Tuesday, April 17, 2012
North Korean 'Rocket Madness'
North Korea's launching of Unha-3 rocket carrying the satellite Kwangmyongsong-3 was unsuccessful as the rocket exploded in less than 100 seconds. Therefore, Japan and South Korea were denied the 'pleasure' of shooting it down. North Korea decided to carry out the launch despite the protests of the West, South Korea and Japan. The North Koreans declared that Kwangmyongsong-3 was a weather satellite but the West countered stating that the launch was a cover-up for an Intercontinental Ballistic Missile test.
The North Koreans had planned to launch the satellite between April 12-16, 2012, to commemorate their founder Kim Il-sung's birth centenary. Born on April 15, 1912, Kim Il-sung was a anti-Japanese guerrilla leader during the 1930s. Later he became the leader of the Soviet zone of Korea after the end of the Second World War in 1945. He was the leader of the Democratic People's Republic of Korea (DPRK) from its founding in 1948 until his death in 1994. He was succeeded by his son, Kim Jong-il. When he died in December 2011, he was in turn succeeded by his son Kim Jong-un.
Being an inherently secretive regime, the DPRK has disclosed little details of the private lives of its leaders. The young Kim Jong-un is supposed to be 28 years old and therefore is the youngest head of state serving today. He is ruling over a country of 25 million people, 1.1 million of them, or above 4%, being soldiers. This makes the Korean People's Army the 4th largest army in the world. However, the country is impoverished and starving.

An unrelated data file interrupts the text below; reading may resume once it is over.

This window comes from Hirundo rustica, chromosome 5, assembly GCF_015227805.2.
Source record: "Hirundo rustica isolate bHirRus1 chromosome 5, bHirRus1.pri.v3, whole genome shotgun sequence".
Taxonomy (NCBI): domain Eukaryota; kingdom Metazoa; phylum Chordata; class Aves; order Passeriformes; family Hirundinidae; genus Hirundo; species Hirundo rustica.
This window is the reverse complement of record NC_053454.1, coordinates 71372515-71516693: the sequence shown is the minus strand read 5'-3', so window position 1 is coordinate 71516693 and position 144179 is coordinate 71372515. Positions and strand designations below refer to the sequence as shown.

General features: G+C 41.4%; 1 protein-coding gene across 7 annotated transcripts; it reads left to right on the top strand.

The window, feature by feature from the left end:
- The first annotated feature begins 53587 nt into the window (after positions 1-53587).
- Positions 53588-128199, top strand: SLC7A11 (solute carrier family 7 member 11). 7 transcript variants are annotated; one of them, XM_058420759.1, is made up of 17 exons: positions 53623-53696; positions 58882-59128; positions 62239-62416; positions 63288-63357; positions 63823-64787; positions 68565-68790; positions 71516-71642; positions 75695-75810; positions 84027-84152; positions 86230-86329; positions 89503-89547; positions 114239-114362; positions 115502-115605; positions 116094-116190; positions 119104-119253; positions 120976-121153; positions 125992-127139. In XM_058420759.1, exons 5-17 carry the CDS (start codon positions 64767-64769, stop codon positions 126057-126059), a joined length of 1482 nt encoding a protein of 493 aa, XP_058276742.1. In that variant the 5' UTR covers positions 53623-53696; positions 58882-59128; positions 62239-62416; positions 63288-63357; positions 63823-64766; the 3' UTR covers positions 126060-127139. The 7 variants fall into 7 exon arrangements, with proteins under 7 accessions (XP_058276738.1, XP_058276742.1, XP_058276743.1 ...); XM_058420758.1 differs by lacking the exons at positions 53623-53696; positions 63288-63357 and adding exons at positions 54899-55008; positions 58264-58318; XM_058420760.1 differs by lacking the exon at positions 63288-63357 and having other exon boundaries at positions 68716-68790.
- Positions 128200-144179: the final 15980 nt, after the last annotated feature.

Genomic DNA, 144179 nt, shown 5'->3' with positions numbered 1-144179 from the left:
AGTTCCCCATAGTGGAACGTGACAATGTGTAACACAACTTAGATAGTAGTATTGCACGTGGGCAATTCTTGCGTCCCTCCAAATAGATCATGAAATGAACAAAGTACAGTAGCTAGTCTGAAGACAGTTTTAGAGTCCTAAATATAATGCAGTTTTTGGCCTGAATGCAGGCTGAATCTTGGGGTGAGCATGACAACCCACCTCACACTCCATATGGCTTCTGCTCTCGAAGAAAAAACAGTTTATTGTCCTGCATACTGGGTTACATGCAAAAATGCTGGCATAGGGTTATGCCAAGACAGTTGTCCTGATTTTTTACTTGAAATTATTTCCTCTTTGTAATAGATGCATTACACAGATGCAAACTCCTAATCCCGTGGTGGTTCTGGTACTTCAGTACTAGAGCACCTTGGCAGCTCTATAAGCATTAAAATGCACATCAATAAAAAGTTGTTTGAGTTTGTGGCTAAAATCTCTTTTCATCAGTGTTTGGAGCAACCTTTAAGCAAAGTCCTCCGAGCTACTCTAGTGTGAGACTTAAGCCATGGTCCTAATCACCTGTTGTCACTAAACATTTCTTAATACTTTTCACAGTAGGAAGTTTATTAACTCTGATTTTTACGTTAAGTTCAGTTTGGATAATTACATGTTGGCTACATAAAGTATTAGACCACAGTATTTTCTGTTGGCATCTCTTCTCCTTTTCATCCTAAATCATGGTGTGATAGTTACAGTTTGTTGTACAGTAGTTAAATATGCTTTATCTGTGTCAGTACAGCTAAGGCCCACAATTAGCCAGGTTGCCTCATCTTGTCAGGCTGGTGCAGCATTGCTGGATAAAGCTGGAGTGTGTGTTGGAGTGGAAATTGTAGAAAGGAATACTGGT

Given this, it is in a way a puzzle as to why the regime continues to pursue increasing militarization with the nuclear program and the rocket program being inherent parts of it. They hardly pay attention to alleviate poverty and the food crisis. Kim Jong-un seems to follow the same line despite some early signs to the contrary.
Usually, North Korea does not own up when they make a mistake. However, they promptly did so when the Unha-3 rocket exploded. Furthermore, Kim Jong-un surprised many when he gave a public speech on April 15, at a military parade to commemorate his grandfather's birth anniversary. However, he payed tribute to his grandfather and father and also to the army. In short, he implied that no fundamental change in the day to day activities of the DPRK leadership should be expected in for the time being.
The main reason for the reluctance towards reforms seems to be the fear that once reforms are initiated, it will go out of the control of the leadership. It will invariably bring the doom of the regime. Unlike China which instituted economic reform while keeping the political control firmly under the Communist Party, the North Koreans face a different threat. They have a traditional rival in the form of South Korea. Any liberalization may end up with the people opting for a better life. What happened to East Germany might be deterring the North Koreans. Therefore, attempts at reform have always been lukewarm and hence destined to fail.
North Korea does need aid. But any aid is bound to come from the West with strings attached. The West would want them to open up. In the long run it will undermine the regime. But what if the DPRK also had a bargain to offer, such as abandoning the nuclear program or the rocket program? Then the West would have less leverage. This has happened earlier, and may happen in the future. The Korean issue is far from over.
Image: North Korean Unha-3 Rocket at Launch Pad, Voice of America, from Wikimedia Commons.
Paul Koring, "Failed Rocket Provides Pyongyang's Moment of Truth", The Globe and Mail (Canada), April 13, 2012.
Damian Grammaticas, "Kim Joun-un's First Public Speech" BBC, April 16, 2012.
"Kim Jong-un Speeks at Military Parade", Korean Central News Agency (KCNA), April 15, 2012.